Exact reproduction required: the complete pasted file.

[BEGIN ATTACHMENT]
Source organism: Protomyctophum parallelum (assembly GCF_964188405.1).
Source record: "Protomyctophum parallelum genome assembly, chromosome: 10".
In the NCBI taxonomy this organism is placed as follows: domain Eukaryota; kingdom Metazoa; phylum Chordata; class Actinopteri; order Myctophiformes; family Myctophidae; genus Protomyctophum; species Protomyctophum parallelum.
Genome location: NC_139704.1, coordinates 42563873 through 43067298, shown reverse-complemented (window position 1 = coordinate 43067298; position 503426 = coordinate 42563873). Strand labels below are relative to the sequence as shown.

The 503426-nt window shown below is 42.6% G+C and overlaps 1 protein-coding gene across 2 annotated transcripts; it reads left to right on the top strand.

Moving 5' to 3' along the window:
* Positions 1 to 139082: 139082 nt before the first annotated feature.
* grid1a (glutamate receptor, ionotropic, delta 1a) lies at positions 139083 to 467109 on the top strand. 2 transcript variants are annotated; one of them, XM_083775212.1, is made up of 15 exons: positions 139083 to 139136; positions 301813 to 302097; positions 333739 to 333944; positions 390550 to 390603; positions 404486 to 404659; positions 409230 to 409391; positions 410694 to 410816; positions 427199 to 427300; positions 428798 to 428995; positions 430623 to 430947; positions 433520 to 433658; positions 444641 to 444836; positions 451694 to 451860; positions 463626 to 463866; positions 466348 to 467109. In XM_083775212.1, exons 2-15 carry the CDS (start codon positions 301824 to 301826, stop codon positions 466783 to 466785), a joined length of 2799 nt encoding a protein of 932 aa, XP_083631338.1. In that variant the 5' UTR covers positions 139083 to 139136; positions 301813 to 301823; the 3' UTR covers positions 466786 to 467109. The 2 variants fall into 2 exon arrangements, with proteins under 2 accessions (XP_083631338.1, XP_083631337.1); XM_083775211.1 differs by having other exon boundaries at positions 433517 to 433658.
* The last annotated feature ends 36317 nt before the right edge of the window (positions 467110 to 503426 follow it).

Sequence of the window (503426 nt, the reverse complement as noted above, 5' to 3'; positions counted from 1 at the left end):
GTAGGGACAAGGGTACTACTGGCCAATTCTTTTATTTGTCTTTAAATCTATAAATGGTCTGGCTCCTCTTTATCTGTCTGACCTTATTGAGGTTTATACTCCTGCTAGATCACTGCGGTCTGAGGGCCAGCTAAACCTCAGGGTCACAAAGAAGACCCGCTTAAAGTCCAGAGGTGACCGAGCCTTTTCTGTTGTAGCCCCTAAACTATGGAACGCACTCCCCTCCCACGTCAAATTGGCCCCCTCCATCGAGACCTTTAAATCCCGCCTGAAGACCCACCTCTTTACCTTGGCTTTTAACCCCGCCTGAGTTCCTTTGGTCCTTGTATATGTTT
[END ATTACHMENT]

Source organism: Protomyctophum parallelum (assembly GCF_964188405.1).
Source record: "Protomyctophum parallelum genome assembly, chromosome: 10".
In the NCBI taxonomy this organism is placed as follows: domain Eukaryota; kingdom Metazoa; phylum Chordata; class Actinopteri; order Myctophiformes; family Myctophidae; genus Protomyctophum; species Protomyctophum parallelum.
Genome location: NC_139704.1, coordinates 42563873 through 43067298, shown reverse-complemented (window position 1 = coordinate 43067298; position 503426 = coordinate 42563873). Strand labels below are relative to the sequence as shown.

The 503426-nt window shown below is 42.6% G+C and overlaps 1 protein-coding gene across 2 annotated transcripts; it reads left to right on the top strand.

Moving 5' to 3' along the window:
* Positions 1 to 139082: 139082 nt before the first annotated feature.
* grid1a (glutamate receptor, ionotropic, delta 1a) lies at positions 139083 to 467109 on the top strand. 2 transcript variants are annotated; one of them, XM_083775212.1, is made up of 15 exons: positions 139083 to 139136; positions 301813 to 302097; positions 333739 to 333944; positions 390550 to 390603; positions 404486 to 404659; positions 409230 to 409391; positions 410694 to 410816; positions 427199 to 427300; positions 428798 to 428995; positions 430623 to 430947; positions 433520 to 433658; positions 444641 to 444836; positions 451694 to 451860; positions 463626 to 463866; positions 466348 to 467109. In XM_083775212.1, exons 2-15 carry the CDS (start codon positions 301824 to 301826, stop codon positions 466783 to 466785), a joined length of 2799 nt encoding a protein of 932 aa, XP_083631338.1. In that variant the 5' UTR covers positions 139083 to 139136; positions 301813 to 301823; the 3' UTR covers positions 466786 to 467109. The 2 variants fall into 2 exon arrangements, with proteins under 2 accessions (XP_083631338.1, XP_083631337.1); XM_083775211.1 differs by having other exon boundaries at positions 433517 to 433658.
* The last annotated feature ends 36317 nt before the right edge of the window (positions 467110 to 503426 follow it).

Sequence of the window (503426 nt, the reverse complement as noted above, 5' to 3'; positions counted from 1 at the left end):
GTAGGGACAAGGGTACTACTGGCCAATTCTTTTATTTGTCTTTAAATCTATAAATGGTCTGGCTCCTCTTTATCTGTCTGACCTTATTGAGGTTTATACTCCTGCTAGATCACTGCGGTCTGAGGGCCAGCTAAACCTCAGGGTCACAAAGAAGACCCGCTTAAAGTCCAGAGGTGACCGAGCCTTTTCTGTTGTAGCCCCTAAACTATGGAACGCACTCCCCTCCCACGTCAAATTGGCCCCCTCCATCGAGACCTTTAAATCCCGCCTGAAGACCCACCTCTTTACCTTGGCTTTTAACCCCGCCTGAGTTCCTTTGGTCCTTGTATATGTTT